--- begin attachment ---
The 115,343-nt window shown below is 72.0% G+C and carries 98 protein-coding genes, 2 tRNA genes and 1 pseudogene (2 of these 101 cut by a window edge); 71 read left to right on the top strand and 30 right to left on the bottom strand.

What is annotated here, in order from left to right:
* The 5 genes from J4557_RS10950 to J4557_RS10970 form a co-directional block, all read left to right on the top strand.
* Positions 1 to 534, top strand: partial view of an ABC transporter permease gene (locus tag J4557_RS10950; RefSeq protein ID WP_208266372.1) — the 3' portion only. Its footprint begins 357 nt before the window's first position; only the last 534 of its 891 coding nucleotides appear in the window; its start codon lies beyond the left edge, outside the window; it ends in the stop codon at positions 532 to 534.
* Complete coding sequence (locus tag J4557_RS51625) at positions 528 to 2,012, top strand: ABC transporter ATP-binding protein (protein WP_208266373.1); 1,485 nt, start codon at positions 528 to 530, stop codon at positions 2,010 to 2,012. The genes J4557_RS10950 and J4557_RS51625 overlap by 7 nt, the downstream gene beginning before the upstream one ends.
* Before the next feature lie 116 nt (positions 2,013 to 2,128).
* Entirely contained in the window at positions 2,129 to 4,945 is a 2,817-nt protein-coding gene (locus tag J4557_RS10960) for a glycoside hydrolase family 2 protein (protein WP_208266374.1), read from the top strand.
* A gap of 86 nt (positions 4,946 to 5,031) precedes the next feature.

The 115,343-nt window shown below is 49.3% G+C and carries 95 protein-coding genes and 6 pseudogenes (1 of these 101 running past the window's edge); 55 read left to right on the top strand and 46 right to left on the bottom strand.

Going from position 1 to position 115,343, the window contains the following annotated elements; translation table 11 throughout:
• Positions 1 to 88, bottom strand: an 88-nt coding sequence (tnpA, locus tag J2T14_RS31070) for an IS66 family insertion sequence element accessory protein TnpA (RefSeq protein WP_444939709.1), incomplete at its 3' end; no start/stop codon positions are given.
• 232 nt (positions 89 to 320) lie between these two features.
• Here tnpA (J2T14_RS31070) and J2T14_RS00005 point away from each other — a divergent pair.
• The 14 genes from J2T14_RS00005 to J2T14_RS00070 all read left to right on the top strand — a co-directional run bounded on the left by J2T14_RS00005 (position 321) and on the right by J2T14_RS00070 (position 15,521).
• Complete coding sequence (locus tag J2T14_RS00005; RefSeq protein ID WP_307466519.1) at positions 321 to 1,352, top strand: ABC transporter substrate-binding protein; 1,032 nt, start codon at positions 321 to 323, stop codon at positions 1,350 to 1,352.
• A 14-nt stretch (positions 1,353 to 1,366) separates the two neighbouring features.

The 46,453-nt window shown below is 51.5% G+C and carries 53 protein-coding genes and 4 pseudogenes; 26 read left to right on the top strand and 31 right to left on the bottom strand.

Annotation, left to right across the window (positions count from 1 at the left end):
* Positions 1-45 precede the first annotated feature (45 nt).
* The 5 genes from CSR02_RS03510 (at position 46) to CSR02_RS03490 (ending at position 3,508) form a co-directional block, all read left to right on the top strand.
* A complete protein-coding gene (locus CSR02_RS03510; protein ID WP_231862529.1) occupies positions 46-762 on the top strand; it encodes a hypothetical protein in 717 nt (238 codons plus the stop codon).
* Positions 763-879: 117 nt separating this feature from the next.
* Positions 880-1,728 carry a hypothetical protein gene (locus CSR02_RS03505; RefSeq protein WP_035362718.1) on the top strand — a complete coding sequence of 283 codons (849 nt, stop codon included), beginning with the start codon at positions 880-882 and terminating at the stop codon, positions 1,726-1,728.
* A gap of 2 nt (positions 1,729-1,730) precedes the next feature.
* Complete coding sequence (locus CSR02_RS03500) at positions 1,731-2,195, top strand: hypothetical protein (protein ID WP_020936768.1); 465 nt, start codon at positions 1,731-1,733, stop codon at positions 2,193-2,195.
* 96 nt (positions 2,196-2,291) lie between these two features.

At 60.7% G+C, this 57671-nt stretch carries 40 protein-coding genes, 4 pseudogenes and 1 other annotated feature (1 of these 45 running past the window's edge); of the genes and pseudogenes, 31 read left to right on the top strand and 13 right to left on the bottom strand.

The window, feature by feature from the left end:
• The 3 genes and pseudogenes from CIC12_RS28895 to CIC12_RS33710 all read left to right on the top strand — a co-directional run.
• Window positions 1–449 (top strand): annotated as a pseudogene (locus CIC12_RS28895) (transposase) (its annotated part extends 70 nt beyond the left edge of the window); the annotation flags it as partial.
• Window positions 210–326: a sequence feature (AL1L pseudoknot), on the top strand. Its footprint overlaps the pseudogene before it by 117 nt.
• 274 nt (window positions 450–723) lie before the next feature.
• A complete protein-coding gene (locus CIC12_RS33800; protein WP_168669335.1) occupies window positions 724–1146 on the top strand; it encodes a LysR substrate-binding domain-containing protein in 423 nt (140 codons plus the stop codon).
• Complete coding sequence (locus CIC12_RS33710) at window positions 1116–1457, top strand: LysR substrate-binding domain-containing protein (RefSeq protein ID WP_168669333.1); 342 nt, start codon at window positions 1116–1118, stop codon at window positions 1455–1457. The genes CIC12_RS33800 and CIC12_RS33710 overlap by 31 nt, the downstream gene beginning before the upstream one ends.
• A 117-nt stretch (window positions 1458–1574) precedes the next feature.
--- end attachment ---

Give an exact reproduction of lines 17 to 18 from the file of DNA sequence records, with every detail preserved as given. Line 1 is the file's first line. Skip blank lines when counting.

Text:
The 46,453-nt window shown below is 51.5% G+C and carries 53 protein-coding genes and 4 pseudogenes; 26 read left to right on the top strand and 31 right to left on the bottom strand.

Annotation, left to right across the window (positions count from 1 at the left end):